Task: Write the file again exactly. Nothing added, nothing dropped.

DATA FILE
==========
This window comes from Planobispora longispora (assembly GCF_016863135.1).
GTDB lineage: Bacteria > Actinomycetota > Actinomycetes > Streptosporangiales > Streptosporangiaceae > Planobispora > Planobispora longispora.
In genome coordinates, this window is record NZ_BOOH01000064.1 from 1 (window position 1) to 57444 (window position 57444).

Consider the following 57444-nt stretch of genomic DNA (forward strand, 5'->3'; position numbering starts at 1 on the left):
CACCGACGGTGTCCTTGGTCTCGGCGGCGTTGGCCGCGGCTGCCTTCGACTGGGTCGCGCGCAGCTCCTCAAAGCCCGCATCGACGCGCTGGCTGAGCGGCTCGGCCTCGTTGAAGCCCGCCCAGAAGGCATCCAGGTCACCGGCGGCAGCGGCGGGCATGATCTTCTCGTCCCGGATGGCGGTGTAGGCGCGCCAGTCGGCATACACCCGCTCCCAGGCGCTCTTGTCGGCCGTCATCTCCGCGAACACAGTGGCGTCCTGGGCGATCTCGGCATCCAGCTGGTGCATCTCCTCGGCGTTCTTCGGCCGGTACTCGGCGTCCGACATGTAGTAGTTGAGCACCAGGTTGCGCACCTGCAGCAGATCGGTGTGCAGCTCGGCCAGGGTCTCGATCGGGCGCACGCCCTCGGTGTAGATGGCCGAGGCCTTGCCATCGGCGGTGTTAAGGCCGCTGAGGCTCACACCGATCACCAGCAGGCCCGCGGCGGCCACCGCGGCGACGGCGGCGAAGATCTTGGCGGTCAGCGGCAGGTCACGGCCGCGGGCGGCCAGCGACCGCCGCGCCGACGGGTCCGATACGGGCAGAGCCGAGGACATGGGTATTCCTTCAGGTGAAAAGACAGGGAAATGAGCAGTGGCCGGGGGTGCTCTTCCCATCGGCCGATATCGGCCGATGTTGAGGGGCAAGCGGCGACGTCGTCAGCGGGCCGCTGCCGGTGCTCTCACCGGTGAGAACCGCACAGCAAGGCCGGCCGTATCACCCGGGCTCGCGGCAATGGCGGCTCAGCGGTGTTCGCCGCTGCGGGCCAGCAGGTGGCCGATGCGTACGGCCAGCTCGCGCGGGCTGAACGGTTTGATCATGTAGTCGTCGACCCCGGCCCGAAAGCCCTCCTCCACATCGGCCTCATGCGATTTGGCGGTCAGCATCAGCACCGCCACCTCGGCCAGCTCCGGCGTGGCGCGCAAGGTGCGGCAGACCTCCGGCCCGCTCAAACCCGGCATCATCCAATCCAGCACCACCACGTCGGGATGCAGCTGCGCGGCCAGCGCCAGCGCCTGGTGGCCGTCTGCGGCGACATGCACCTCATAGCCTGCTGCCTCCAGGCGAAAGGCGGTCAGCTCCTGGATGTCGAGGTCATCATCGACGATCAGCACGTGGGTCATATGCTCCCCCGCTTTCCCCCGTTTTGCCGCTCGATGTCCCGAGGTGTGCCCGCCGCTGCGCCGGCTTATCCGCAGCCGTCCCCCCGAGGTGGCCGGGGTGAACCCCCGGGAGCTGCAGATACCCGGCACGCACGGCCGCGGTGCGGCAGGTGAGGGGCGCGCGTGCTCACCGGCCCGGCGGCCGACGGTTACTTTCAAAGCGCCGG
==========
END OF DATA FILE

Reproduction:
This window comes from Planobispora longispora (assembly GCF_016863135.1).
GTDB lineage: Bacteria > Actinomycetota > Actinomycetes > Streptosporangiales > Streptosporangiaceae > Planobispora > Planobispora longispora.
In genome coordinates, this window is record NZ_BOOH01000064.1 from 1 (window position 1) to 57444 (window position 57444).

Consider the following 57444-nt stretch of genomic DNA (forward strand, 5'->3'; position numbering starts at 1 on the left):
CACCGACGGTGTCCTTGGTCTCGGCGGCGTTGGCCGCGGCTGCCTTCGACTGGGTCGCGCGCAGCTCCTCAAAGCCCGCATCGACGCGCTGGCTGAGCGGCTCGGCCTCGTTGAAGCCCGCCCAGAAGGCATCCAGGTCACCGGCGGCAGCGGCGGGCATGATCTTCTCGTCCCGGATGGCGGTGTAGGCGCGCCAGTCGGCATACACCCGCTCCCAGGCGCTCTTGTCGGCCGTCATCTCCGCGAACACAGTGGCGTCCTGGGCGATCTCGGCATCCAGCTGGTGCATCTCCTCGGCGTTCTTCGGCCGGTACTCGGCGTCCGACATGTAGTAGTTGAGCACCAGGTTGCGCACCTGCAGCAGATCGGTGTGCAGCTCGGCCAGGGTCTCGATCGGGCGCACGCCCTCGGTGTAGATGGCCGAGGCCTTGCCATCGGCGGTGTTAAGGCCGCTGAGGCTCACACCGATCACCAGCAGGCCCGCGGCGGCCACCGCGGCGACGGCGGCGAAGATCTTGGCGGTCAGCGGCAGGTCACGGCCGCGGGCGGCCAGCGACCGCCGCGCCGACGGGTCCGATACGGGCAGAGCCGAGGACATGGGTATTCCTTCAGGTGAAAAGACAGGGAAATGAGCAGTGGCCGGGGGTGCTCTTCCCATCGGCCGATATCGGCCGATGTTGAGGGGCAAGCGGCGACGTCGTCAGCGGGCCGCTGCCGGTGCTCTCACCGGTGAGAACCGCACAGCAAGGCCGGCCGTATCACCCGGGCTCGCGGCAATGGCGGCTCAGCGGTGTTCGCCGCTGCGGGCCAGCAGGTGGCCGATGCGTACGGCCAGCTCGCGCGGGCTGAACGGTTTGATCATGTAGTCGTCGACCCCGGCCCGAAAGCCCTCCTCCACATCGGCCTCATGCGATTTGGCGGTCAGCATCAGCACCGCCACCTCGGCCAGCTCCGGCGTGGCGCGCAAGGTGCGGCAGACCTCCGGCCCGCTCAAACCCGGCATCATCCAATCCAGCACCACCACGTCGGGATGCAGCTGCGCGGCCAGCGCCAGCGCCTGGTGGCCGTCTGCGGCGACATGCACCTCATAGCCTGCTGCCTCCAGGCGAAAGGCGGTCAGCTCCTGGATGTCGAGGTCATCATCGACGATCAGCACGTGGGTCATATGCTCCCCCGCTTTCCCCCGTTTTGCCGCTCGATGTCCCGAGGTGTGCCCGCCGCTGCGCCGGCTTATCCGCAGCCGTCCCCCCGAGGTGGCCGGGGTGAACCCCCGGGAGCTGCAGATACCCGGCACGCACGGCCGCGGTGCGGCAGGTGAGGGGCGCGCGTGCTCACCGGCCCGGCGGCCGACGGTTACTTTCAAAGCGCCGG